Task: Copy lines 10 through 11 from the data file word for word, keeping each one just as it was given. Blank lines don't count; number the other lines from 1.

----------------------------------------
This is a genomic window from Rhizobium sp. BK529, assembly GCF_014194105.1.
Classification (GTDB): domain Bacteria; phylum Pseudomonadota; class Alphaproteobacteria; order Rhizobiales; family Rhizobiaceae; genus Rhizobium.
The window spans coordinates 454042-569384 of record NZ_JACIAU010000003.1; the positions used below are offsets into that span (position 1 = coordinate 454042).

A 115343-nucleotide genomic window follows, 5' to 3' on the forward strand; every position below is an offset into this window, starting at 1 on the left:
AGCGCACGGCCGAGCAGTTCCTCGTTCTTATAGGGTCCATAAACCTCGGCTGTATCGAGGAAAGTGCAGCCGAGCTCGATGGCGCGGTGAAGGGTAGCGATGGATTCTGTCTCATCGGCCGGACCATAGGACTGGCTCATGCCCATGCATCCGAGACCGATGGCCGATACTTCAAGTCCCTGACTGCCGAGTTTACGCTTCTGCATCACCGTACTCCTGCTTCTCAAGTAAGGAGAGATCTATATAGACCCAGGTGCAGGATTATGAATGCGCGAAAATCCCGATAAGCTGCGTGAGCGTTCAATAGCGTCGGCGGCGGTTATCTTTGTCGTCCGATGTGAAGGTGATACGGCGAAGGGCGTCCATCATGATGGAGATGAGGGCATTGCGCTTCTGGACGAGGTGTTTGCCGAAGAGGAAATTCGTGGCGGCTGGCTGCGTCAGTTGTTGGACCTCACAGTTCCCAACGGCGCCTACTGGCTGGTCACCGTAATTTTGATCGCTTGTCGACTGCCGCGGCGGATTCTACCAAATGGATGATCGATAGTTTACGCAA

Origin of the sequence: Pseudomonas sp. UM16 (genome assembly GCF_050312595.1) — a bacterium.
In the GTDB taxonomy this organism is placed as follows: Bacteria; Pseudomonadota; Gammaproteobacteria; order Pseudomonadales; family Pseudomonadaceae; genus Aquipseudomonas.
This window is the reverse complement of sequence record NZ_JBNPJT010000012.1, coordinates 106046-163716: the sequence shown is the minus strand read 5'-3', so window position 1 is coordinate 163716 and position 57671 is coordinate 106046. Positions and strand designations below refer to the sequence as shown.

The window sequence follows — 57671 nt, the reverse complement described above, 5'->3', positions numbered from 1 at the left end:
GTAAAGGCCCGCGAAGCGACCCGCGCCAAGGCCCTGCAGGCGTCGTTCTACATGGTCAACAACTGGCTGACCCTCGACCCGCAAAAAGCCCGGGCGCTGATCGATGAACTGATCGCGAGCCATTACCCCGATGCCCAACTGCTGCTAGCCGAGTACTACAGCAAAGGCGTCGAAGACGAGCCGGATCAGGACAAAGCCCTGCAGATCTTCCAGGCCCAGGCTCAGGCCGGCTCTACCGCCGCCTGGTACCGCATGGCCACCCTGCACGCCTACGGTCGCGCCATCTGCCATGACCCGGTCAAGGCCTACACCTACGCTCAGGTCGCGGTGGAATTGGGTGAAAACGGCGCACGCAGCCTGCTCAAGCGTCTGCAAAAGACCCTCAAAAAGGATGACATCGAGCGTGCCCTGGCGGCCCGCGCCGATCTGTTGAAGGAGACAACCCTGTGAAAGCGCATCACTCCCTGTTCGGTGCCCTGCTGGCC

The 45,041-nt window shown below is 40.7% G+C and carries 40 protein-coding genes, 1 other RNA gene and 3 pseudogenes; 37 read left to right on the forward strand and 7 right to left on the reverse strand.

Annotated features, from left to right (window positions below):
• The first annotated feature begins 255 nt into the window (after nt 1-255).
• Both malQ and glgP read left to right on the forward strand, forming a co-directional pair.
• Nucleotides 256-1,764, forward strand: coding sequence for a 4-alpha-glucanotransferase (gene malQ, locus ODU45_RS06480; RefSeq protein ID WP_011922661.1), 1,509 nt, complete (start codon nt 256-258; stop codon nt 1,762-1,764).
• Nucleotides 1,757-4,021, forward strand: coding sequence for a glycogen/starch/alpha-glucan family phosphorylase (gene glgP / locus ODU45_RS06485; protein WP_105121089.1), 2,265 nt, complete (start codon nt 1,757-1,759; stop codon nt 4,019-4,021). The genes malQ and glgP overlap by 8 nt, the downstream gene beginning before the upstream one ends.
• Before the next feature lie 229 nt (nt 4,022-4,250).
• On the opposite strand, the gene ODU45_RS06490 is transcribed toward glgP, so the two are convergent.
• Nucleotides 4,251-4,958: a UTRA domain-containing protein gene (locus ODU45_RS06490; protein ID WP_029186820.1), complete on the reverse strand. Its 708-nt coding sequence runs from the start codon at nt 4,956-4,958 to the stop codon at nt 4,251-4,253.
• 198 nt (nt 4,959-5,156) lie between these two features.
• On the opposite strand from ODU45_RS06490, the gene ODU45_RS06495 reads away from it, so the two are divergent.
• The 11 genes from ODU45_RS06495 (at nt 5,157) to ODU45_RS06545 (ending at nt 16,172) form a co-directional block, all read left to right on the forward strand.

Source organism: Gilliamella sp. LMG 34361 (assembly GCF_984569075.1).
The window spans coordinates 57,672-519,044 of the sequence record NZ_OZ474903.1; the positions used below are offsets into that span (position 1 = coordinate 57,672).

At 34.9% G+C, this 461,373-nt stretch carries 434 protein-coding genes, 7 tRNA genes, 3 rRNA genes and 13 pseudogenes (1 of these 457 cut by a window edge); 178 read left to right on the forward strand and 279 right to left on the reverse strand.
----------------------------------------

GTAAAGGCCCGCGAAGCGACCCGCGCCAAGGCCCTGCAGGCGTCGTTCTACATGGTCAACAACTGGCTGACCCTCGACCCGCAAAAAGCCCGGGCGCTGATCGATGAACTGATCGCGAGCCATTACCCCGATGCCCAACTGCTGCTAGCCGAGTACTACAGCAAAGGCGTCGAAGACGAGCCGGATCAGGACAAAGCCCTGCAGATCTTCCAGGCCCAGGCTCAGGCCGGCTCTACCGCCGCCTGGTACCGCATGGCCACCCTGCACGCCTACGGTCGCGCCATCTGCCATGACCCGGTCAAGGCCTACACCTACGCTCAGGTCGCGGTGGAATTGGGTGAAAACGGCGCACGCAGCCTGCTCAAGCGTCTGCAAAAGACCCTCAAAAAGGATGACATCGAGCGTGCCCTGGCGGCCCGCGCCGATCTGTTGAAGGAGACAACCCTGTGAAAGCGCATCACTCCCTGTTCGGTGCCCTGCTGGCC

The 45,041-nt window shown below is 40.7% G+C and carries 40 protein-coding genes, 1 other RNA gene and 3 pseudogenes; 37 read left to right on the forward strand and 7 right to left on the reverse strand.